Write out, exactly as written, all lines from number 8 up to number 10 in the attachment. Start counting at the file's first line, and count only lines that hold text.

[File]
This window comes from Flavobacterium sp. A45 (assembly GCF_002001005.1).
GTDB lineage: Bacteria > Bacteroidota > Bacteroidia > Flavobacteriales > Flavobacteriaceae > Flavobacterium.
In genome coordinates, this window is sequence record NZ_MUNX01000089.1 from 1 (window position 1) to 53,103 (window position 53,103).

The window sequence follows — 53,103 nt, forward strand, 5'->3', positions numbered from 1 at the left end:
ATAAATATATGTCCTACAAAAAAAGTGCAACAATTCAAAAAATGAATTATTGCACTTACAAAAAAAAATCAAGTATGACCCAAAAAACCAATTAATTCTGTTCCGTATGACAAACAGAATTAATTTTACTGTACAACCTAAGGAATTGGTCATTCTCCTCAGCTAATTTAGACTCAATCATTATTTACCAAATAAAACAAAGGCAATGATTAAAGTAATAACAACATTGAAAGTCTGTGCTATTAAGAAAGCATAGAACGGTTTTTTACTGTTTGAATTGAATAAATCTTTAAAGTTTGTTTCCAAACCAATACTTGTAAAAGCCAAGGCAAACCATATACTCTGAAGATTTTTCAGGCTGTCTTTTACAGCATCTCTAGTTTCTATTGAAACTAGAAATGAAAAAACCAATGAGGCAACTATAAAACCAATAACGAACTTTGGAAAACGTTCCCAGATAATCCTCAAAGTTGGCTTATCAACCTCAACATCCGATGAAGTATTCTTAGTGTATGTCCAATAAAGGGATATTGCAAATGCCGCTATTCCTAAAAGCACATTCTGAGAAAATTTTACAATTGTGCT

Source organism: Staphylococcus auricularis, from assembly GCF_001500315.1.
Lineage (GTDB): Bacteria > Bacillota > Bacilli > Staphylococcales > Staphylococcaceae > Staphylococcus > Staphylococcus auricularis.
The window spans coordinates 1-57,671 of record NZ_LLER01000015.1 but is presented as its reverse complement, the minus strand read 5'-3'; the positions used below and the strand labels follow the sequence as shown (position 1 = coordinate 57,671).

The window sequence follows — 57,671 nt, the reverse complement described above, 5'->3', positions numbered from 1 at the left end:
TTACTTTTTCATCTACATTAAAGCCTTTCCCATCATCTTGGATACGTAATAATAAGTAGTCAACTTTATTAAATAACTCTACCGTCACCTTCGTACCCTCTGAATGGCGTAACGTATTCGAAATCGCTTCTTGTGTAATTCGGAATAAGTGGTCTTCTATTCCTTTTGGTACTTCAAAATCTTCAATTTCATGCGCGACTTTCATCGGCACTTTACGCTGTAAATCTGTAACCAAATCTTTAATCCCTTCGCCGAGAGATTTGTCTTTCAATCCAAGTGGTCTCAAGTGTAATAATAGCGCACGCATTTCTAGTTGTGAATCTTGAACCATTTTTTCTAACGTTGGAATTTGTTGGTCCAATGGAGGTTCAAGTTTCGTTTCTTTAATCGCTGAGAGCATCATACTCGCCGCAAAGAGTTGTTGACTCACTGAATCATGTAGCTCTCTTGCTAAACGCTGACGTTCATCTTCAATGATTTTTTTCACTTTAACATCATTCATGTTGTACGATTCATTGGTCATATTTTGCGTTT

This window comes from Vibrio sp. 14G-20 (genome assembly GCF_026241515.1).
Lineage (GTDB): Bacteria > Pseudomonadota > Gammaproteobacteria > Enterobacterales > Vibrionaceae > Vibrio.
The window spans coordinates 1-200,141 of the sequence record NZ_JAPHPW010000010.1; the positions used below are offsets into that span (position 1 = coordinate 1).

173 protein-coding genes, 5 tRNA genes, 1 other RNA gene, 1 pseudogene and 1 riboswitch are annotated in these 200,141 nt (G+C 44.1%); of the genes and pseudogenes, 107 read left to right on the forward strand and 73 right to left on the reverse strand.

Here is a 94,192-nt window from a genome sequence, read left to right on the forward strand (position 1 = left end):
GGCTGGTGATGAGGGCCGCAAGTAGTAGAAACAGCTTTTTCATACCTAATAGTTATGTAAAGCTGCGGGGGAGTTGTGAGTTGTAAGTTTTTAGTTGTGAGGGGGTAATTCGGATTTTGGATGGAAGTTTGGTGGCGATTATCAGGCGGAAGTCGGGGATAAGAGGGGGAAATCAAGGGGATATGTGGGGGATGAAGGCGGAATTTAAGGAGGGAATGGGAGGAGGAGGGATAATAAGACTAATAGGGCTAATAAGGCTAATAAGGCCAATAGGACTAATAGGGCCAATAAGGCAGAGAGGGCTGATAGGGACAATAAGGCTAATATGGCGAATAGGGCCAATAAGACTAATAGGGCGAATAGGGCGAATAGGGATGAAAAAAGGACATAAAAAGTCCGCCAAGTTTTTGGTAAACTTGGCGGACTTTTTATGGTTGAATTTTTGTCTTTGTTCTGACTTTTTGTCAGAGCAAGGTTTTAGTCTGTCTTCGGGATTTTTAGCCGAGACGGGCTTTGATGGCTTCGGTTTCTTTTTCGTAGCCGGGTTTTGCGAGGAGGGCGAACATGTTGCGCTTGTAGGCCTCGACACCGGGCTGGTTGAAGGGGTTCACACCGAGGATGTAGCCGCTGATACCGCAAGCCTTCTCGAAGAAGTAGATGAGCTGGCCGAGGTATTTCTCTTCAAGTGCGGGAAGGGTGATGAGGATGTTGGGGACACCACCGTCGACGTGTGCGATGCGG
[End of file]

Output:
The window spans coordinates 1-57,671 of record NZ_LLER01000015.1 but is presented as its reverse complement, the minus strand read 5'-3'; the positions used below and the strand labels follow the sequence as shown (position 1 = coordinate 57,671).

The window sequence follows — 57,671 nt, the reverse complement described above, 5'->3', positions numbered from 1 at the left end:
TTACTTTTTCATCTACATTAAAGCCTTTCCCATCATCTTGGATACGTAATAATAAGTAGTCAACTTTATTAAATAACTCTACCGTCACCTTCGTACCCTCTGAATGGCGTAACGTATTCGAAATCGCTTCTTGTGTAATTCGGAATAAGTGGTCTTCTATTCCTTTTGGTACTTCAAAATCTTCAATTTCATGCGCGACTTTCATCGGCACTTTACGCTGTAAATCTGTAACCAAATCTTTAATCCCTTCGCCGAGAGATTTGTCTTTCAATCCAAGTGGTCTCAAGTGTAATAATAGCGCACGCATTTCTAGTTGTGAATCTTGAACCATTTTTTCTAACGTTGGAATTTGTTGGTCCAATGGAGGTTCAAGTTTCGTTTCTTTAATCGCTGAGAGCATCATACTCGCCGCAAAGAGTTGTTGACTCACTGAATCATGTAGCTCTCTTGCTAAACGCTGACGTTCATCTTCAATGATTTTTTTCACTTTAACATCATTCATGTTGTACGATTCATTGGTCATATTTTGCGTTT